Friday, April 27, 2007


So I just heard that it has more or less been decided who is going to be doing the next Ellmann lectures: Umberto Eco.

I really wish our department had a better way of disseminating this information. (I've seen nothing about Natasha Tretheway's Pulitzer come through the grapevine.) Of course, you could tell me that the Eco thing hasn't been solidified yet and that that is why we aren't talking about it. But 2 out 4 Kemp Malone Committee members knew he was coming; what's more, even if it had been solidified, I doubt that we'd have heard much about it.


Blogger Michael E. said...

Well, we have a listserv, a newsletter, a website (with a news page), and, for what it is worth, this blog. We also have access to the Emory PR organs, all of which have been reporting Natasha T's Pulitzer like mad. So, we do have ways to publicize just about anything, and I actually think we do a good job. Now whether we do a good job managing all of that information is another matter.

As far as Eco goes, no official announcement has been made to anyone. This is the way the world works: Some people hear about things before they become officially announced, some people hear later. A professor organizing a lecture will naturally tell some people before everything is set in stone.

I would be more sympathetic if I felt as though some people were being disadvantaged by not getting all of the same rumors at the same time, but I don't think they are. My guess is that half (or more) of the faculty haven't heard about Eco, either.

9:05 PM  
Blogger Brian said...

I see your point, Michael, but I still feel like it would be nice to see a listserv email about thing's like Natasha's Pulitzer. Otherwise, I end up feeling like the department itself doesn't care about what's happening. I see the listserv as the department's primary way of communicating information to one another. The newsletter, website, and the Emory PR organs I see as ways to broadcast information about us to the outside world. And so when something doesn't come through the listserv, then I feel like we're not proud of ourselves. And we've got a lot to be proud of. The Kelleher and Womack hires were two other things that I would have expected to see come down the listserv. Or Schuhard's Fulbright. Or Rambuss's Crystal Apple. Etc.

Perhaps I need to consult the website more often...especially now that we have a much better one. I don't think I feel disadvantaged about these things. I guess I just feel like I would like to know about the great things going on in the department as they happen and not when I read about them in the Wheel or in Loose Canons. I want to be the one spreading the news of how great we are, not the one learning about it suddenly (as happened when I found out definitively that Moon and Goldberg were coming to Emory from Bruce Robbins).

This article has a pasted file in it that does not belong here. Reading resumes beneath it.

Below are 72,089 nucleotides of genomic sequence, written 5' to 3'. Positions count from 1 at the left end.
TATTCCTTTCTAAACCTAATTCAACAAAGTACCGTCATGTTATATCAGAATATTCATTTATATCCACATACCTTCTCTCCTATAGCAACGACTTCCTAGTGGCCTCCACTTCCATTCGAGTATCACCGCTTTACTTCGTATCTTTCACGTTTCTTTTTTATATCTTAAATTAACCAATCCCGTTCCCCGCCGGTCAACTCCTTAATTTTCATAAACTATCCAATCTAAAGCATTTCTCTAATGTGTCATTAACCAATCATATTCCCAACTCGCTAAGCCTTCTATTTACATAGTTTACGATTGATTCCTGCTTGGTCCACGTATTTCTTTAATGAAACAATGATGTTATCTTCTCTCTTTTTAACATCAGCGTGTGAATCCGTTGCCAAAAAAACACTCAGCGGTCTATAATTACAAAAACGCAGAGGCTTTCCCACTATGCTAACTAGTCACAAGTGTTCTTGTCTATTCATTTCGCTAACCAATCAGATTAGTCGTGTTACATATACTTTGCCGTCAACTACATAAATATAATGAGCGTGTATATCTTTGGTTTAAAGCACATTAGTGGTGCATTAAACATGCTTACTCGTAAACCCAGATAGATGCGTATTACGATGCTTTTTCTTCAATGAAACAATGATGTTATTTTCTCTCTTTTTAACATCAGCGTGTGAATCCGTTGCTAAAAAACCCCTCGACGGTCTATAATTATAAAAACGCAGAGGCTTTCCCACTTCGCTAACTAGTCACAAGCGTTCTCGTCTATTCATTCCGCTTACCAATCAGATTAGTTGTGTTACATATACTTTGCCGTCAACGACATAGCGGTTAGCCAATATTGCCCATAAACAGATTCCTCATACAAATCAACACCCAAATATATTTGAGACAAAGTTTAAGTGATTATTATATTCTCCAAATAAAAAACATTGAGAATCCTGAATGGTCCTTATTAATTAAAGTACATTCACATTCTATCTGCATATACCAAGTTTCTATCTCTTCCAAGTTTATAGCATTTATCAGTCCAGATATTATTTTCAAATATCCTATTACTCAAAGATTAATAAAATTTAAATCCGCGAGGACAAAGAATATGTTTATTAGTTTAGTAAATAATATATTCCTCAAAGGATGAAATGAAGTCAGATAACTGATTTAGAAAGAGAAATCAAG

Perhaps I'm in the minority, but I think other grad students feel this way. Again, not so much that things are kept from us, but that we're not given the information to sell the department to others inside and outside the university in an effective manner.

9:55 PM  
Blogger Michael E. said...

"I guess I just feel like I would like to know about the great things going on in the department as they happen."

You know, we are an English department, not a 24-hr. cable news channel. However, perhaps we can look into getting a news ticker installed into the graduate student lounge.

12:17 PM  
Blogger rachel said...

This is sort of a funny back and forth happening. I will admit sympathy for Brian's POV. In the case of the particular Eco announcement, it seems clear why no information has circulated via official channels and undoubtedly this is the way the world works. Sadly (or maybe gratefully) most of us grad students have little experience of this "world" of which you speak. I do often feel like information about hires, lectures, general department composition doesn't circulate as well as I think it should. But I imagine people get flustered about it in cubicles too.

It seems to me that one of the more informing issues here is the strange position of the grad student re:power and insider/outsider status. On the one hand, we want to comport ourselves like fully functioning and contributing members of the department. On the other hand, the very real subordination (not to be too dramatic about it) that defines our position makes us, or me, given to be more sensitive about developments that emphasize, if only in our perception, our outsider-ness.

2:05 PM  

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